I have found that to recognize and chase away Trickster Thoughts will lead a person to look for the accurate thoughts. It’s the best way to experience life—to look at situations authentically rather than make problems bigger than they actually are.

How do optimism and positive thoughts fit in? On one hand they can keep a person motivated, happy and moving forward—never quitting, forging ahead. But those thoughts have a dark side if they expect the best to happen and occasionally suffer large and painful disappointments.

I often hear, “Look for the positive”, which can be a good strategy. However, to a person who has a problem simply carrying on with life, overly optimistic comments by someone else can be misinterpreted as not caring about what the person is going through—which can actually makes things worse. 

This is what happens. A person shares some struggles she is having and the positive person tries to spin it into something happy. The result is that the person in pain thinks you are blowing her off and aren’t listening. For instance: “Since you lost your leg, you will only have to buy one shoe.” “You’re depressed so go party with some friends.” Often depressed people feel too bad to be around other people. “The pain will go away from that crash and now you can get a new car.” 

Pain wears a person out and does not go away when the optimistic person goes away. People who are overly positive or optimistic seem like they don’t care about one’s struggles and use their positive talk to keep their distance and not feel the pain. Being on the receiving end of optimistic talk can block a person from reaching out for help. It hurts when a person reaches out for help and it is rejected with a shallow response. Take time to listen. To me, optimism is overrated. An optimistic person would not need a spare tire in the car because he would never have a flat.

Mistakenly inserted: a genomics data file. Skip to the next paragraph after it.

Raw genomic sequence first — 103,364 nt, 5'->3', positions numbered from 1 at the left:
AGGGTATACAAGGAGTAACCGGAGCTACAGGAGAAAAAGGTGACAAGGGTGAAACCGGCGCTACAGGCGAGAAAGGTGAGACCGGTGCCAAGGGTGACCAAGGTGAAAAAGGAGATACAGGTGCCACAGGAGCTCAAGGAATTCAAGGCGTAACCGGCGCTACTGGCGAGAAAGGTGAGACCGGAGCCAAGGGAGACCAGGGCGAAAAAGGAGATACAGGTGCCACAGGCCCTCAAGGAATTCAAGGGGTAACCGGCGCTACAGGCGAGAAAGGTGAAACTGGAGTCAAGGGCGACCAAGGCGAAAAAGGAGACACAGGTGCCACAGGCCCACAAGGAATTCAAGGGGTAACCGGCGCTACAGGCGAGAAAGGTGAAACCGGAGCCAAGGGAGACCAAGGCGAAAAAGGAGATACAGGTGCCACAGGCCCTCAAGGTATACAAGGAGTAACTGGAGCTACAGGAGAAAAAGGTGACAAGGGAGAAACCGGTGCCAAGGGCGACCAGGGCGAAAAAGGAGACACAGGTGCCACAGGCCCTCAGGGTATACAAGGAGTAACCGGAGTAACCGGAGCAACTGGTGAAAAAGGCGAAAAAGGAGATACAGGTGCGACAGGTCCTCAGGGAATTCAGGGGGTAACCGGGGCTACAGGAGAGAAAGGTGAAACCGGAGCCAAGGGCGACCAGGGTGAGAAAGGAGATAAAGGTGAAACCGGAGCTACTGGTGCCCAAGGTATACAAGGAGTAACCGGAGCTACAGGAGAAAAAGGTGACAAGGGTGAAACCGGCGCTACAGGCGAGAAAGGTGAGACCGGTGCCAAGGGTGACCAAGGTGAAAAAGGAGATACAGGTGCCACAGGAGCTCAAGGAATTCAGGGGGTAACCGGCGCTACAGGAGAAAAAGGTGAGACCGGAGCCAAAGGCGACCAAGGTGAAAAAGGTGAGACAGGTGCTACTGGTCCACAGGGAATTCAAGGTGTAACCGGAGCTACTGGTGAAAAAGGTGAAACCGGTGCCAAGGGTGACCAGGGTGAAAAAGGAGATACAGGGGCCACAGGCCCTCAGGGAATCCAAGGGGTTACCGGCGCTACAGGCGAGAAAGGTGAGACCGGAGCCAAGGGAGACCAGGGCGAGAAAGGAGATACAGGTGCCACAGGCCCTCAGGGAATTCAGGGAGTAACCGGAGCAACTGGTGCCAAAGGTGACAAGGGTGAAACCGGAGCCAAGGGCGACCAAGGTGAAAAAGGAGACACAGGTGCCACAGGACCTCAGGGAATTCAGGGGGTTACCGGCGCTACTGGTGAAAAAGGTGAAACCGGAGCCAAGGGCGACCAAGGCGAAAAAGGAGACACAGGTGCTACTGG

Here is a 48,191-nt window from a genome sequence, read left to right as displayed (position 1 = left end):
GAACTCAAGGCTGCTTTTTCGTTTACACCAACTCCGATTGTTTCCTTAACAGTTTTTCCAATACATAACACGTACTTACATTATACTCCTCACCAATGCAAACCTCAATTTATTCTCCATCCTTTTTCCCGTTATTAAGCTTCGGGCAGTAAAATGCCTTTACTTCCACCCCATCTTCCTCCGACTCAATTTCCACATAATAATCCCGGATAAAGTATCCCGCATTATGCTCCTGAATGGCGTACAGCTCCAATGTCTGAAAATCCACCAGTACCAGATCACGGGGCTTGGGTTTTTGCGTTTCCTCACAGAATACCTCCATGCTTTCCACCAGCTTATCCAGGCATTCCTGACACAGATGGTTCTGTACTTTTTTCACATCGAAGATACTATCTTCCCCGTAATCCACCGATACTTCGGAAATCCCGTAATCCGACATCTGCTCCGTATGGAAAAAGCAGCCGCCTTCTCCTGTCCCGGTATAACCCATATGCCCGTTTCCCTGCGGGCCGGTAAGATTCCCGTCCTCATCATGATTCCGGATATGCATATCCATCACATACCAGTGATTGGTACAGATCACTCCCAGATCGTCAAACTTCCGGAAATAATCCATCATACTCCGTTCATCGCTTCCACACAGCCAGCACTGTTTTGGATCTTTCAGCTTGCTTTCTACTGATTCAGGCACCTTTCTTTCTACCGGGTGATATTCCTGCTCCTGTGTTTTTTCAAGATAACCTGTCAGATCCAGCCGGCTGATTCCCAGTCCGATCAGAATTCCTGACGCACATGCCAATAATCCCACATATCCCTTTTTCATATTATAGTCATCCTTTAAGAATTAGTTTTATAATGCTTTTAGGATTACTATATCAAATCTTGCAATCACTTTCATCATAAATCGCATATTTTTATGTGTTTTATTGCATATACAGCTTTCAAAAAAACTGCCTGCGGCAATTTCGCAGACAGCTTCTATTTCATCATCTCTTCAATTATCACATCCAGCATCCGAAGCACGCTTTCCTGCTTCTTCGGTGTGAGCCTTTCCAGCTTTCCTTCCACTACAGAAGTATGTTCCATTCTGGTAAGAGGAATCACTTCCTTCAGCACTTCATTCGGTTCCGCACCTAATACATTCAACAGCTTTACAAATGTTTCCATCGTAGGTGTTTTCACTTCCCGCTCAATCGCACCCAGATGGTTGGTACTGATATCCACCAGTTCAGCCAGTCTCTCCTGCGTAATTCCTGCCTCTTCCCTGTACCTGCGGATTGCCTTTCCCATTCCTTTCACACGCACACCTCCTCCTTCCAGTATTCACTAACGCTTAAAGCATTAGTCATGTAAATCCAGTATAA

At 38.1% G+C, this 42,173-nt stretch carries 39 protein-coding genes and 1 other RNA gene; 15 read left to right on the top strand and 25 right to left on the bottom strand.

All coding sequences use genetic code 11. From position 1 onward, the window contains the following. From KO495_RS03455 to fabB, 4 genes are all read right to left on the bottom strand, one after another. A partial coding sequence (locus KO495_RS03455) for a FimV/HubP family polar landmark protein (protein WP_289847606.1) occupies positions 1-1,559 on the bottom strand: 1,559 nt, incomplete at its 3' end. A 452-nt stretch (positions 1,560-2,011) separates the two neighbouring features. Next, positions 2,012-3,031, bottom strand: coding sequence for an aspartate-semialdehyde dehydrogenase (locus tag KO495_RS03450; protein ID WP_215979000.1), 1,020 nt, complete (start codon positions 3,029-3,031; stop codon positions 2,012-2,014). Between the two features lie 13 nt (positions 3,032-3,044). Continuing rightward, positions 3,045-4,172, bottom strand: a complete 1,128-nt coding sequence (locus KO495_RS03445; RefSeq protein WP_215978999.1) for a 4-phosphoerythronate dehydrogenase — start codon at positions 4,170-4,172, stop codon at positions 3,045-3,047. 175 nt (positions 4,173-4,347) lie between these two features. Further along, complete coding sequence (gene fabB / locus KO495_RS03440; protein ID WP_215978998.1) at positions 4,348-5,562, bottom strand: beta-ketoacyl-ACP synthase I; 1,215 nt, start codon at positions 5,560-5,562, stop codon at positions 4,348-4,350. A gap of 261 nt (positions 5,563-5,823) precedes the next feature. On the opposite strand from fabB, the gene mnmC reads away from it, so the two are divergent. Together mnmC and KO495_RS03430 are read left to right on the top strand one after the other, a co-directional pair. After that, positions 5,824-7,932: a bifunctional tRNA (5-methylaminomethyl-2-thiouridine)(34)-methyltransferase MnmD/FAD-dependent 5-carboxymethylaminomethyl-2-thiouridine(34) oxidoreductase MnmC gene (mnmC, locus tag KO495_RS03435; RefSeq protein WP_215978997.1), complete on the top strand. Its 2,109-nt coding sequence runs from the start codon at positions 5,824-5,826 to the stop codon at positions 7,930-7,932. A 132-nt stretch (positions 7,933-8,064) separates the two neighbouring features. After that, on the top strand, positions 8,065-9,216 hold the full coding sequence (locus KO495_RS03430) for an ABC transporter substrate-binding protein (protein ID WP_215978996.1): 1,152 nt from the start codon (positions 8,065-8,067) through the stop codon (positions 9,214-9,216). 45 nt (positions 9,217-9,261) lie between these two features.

Thoughts are important. Our thoughts control how we feel and can affect others as well. Trickster/negative thoughts, optimistic/positive thoughts can be good, bad or in between. Taking a moment to think whether a thought is accurate or not will make us feel better, be better friends and play like an all-star if we have the talent.

Dr. Beau Washington received his doctorate from the University of Northern Colorado. A member of the Eastern Band of Cherokee Indians, Beau grew up at Haskell Indian Nations University in Lawrence, Kansas, where his Father was a teacher. While researching depression, he also discovered the wide range of problems that rumination (dwelling) on problems creates in other mental problems as well. His active understanding of ruminative thought lead to developing a technique for effectively stopping the painful thoughts that plague distressed individuals. In addition, Beau developed cognitive models of depression and addiction.

Beau’s therapy model is entering the clinical trial stage at the University of New Mexico. He is training behavioral health clinics in his therapy. Beau is also adapting his therapy for sports, making it easier for players to focus on the moment.

He has also developed a Native suicide prevention program called “Coyote Thoughts” ©2013. Beau has trained Native mental health clinics and presented at reservations as well as regional and national conferences. Visit his website


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Understanding Coyote Thoughts: The Good, Bad and Hurtful